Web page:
But soon as you enter Some place you'll encounter a seating area that looks like it's been reserved for Hemingway.

In a haze of dark green light you'll encounter simple sleek style tables stretching the length of the place, murals and framed art work of historical absinthe drinkers by Liverpool based artist Michael Lacey line the walls which gives it a quirky vibe.

The star of the show without doubt are the beautiful Absinthe fountains that line the bar. 

Skipping the cocktail list for once we decided to drink Absinthe the traditional way. After all the fountains were too pretty to ignore. Our bartender ( who was a very knowledgeable chap) filled the fountain up with iced water then set three glasses of the green nectar under each spout. A cube of sugar was then placed on a perforated Absinthe spoon. The taps were turned on, slowly dripping the iced water on to the dissolving sugar which then dripped into the green liquid, a term known as Louching . This gives the Absinthe a cloudy appearance, and the sugar sweetened the bitter Absinthe, it's a mesmerising ritual, pure theatre.

In true speakeasy style there is no sign for this bar.
Clue to finding Some Place - The bar is in Seel street, look for the green light so look up as you walk Seel street.

(Spoiler alert ) it's above Zanzibar . 

Sunday, 5 January 2014

Coq Au Vin

Now winter has truly taken hold this is the time I like to make those comforting winter dishes. Stews and casseroles are very easy to make and take up hardly anytime at all.
Usually I like to chuck everything into the slow cooker and let it bubble away whilst I'm at work. Today however I started cooking too late for a slow cooking method.

So after looking at chicken casserole recipe's on the Internet Coq Au Vin seemed to fit the bill, aside from the prep you will have your casserole in around one and a half hours. I love french cooking and anything simmered in wine is a winner for me so Coq Au Vin it was.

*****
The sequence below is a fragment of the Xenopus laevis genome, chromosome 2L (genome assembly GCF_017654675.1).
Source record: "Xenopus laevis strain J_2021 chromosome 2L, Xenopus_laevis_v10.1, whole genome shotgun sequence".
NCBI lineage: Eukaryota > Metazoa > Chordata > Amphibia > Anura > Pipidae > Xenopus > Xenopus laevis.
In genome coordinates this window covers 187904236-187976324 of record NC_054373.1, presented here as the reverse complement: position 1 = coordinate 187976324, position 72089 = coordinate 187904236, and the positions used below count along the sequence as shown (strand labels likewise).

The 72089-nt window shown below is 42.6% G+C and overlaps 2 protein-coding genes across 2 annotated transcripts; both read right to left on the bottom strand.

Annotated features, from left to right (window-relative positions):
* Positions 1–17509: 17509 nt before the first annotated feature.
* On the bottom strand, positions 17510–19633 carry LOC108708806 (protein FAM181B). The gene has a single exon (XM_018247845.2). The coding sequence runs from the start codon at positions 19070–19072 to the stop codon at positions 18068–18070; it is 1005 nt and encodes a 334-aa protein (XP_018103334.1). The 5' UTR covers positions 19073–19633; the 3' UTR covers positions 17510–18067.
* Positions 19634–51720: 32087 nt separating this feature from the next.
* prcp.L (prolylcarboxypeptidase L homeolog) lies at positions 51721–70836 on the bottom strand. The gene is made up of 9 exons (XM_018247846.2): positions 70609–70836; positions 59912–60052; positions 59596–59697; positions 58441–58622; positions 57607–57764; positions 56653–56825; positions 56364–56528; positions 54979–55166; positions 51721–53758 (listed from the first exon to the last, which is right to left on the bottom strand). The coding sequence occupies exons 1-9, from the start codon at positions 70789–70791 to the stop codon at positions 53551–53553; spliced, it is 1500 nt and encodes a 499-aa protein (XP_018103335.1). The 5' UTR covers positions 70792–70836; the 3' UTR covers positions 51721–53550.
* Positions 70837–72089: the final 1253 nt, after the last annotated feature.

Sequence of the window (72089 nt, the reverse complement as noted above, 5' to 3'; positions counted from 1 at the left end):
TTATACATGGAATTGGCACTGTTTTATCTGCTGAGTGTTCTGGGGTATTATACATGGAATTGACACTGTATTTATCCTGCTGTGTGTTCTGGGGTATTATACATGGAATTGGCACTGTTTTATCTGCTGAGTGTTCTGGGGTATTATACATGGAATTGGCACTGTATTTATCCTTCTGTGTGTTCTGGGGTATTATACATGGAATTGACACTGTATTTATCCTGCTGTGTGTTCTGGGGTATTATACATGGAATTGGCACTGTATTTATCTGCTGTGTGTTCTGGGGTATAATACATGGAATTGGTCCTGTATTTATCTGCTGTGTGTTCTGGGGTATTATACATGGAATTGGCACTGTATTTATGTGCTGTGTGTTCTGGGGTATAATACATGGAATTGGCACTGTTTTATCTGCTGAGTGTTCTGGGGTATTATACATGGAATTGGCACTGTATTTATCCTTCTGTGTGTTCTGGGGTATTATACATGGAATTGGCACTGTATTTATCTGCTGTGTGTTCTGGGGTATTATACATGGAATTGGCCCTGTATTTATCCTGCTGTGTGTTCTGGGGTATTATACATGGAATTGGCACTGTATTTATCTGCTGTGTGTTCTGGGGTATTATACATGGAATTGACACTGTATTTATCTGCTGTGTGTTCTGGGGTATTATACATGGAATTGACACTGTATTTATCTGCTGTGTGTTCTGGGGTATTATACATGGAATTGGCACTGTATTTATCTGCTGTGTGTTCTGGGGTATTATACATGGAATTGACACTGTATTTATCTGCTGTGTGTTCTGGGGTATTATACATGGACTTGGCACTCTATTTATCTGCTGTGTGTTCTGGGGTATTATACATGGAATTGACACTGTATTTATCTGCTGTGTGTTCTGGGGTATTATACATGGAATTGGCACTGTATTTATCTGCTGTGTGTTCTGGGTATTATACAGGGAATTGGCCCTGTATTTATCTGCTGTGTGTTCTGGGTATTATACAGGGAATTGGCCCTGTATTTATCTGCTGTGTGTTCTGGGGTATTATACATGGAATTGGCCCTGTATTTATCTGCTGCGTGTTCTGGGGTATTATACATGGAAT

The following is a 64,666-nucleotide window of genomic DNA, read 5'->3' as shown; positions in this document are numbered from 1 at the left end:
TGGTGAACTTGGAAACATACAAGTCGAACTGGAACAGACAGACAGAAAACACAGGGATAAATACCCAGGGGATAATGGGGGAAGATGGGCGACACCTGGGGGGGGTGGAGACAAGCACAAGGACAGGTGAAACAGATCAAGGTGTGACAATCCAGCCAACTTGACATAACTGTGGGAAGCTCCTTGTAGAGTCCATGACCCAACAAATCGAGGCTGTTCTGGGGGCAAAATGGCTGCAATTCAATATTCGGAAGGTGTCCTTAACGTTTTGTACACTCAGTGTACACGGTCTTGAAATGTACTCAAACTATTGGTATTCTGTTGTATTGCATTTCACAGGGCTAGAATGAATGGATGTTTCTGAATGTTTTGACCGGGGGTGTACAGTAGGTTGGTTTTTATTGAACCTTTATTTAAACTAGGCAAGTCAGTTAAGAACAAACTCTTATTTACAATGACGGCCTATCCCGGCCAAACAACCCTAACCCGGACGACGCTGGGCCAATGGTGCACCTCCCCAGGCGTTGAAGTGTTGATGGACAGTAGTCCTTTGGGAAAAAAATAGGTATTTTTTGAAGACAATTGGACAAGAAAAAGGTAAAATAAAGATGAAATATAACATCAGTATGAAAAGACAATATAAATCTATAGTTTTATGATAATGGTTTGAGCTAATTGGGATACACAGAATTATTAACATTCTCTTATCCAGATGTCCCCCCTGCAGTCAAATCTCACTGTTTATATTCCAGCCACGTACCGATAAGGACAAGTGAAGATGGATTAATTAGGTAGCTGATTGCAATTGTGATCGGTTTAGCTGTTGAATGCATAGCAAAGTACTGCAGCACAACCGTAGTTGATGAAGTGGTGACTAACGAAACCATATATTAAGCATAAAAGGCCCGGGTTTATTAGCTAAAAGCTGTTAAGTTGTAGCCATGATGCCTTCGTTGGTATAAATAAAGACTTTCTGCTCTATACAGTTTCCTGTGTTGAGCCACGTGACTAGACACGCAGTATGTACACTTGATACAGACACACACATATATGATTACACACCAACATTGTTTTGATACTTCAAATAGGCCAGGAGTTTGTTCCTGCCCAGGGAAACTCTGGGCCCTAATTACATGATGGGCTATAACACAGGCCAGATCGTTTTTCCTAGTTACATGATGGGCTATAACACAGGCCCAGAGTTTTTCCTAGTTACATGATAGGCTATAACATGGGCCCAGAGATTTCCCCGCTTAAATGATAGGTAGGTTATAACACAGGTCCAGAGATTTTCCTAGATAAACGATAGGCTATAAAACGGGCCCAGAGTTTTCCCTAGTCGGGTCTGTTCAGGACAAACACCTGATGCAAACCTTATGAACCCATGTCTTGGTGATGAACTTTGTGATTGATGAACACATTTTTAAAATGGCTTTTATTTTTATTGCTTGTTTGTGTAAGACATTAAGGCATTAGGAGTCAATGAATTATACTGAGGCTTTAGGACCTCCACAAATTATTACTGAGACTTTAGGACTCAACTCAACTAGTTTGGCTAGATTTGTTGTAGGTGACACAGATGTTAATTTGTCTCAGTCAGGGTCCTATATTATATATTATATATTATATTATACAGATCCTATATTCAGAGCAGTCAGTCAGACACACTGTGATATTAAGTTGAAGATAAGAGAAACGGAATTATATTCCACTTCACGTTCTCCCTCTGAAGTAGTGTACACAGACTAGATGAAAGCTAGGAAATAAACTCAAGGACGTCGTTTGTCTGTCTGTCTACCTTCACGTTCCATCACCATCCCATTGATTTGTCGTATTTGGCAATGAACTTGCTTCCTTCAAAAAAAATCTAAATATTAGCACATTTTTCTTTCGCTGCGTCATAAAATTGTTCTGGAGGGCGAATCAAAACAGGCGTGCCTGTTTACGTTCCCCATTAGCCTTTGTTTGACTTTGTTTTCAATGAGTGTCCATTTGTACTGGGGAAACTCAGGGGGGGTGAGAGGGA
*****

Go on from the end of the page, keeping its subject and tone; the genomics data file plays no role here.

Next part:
There are many different versions out there but they all use the similar holy trinity of veg, Onion, carrot and celery along with bacon or Pancetta and wine, very similar to Beef bourguignon. A stew doesn't have to be followed to the letter for example if the recipe calls for one carrot and you have three use them ! This is what I did with this recipe which is loosely based on a Nigel Slater recipe. You can view this here.
I Just added what I had left in my fridge. So here is how I made my Coq Au Vin. 

Have a go it's delicious. 

1 whole chicken cut into six pieces, you should get 2 breasts, two thighs with drummers attached, two wings.
40g Butter 
130g Cubed Pancetta 
1 large onion roughly chopped
3 Carrots 1 diced the other two roughly chopped ( for texture) 
3 Celery sticks roughly chopped
2 fat cloves garlic sliced
2 tbsp flour
2 tbsp spoons of Cognac
1 bottle of Burgundy wine 
Couple of bay leaves and a couple of sprigs of Thyme
Shallots however many you want
Large handful of mushrooms 

Start by chopping all your vegetables and weighing out your butter and flour.

Next joint your whole chicken into various cuts . The carcass can be used for stock so there is no waste.

Season your chicken pieces with salt and pepper.

In a large casserole pan melt half the butter and fry the Pancetta until it's just starting to turn golden then lift out of the pan and set aside.

Add your chicken to the pan and cook till the skin is a light pale golden colour then turn and cook the other side. This should only take a couple of minutes each side.

 Remove the chicken pieces  from the pan and set aside with the Pancetta. 

Next add your onion, carrots and celery to the pan and cook gently till the onions go slightly translucent

By now the base of your casserole pan will start to develop sticky brown bits, this is normal and where Much of the flavour will come from. At this point add your garlic and cook for a minute longer.

In a separate pan add the remainder of the butter and colour your mushrooms and shallots.

Return your Chicken and Pancetta to the casserole pan and add the flour, cook for a minute then add your Cognac and wine. Give the whole pan a stir scrapping as much of the sticky bits of the base and sides of the pan as you can. 

Add the herbs , Mushrooms and Shallots. 

Turn the heat down to a simmer and cover your casserole pan with a tight fitting lid. Let the casserole simmer away for around one hour. 

After one hour check if the chicken is cooked through , if it is lift out and set aside. 
Turn the heat up under the sauce and reduce by half, then return the chicken. 

I served the Coq Au Vin with creamy mash potatoes and Brussel tops.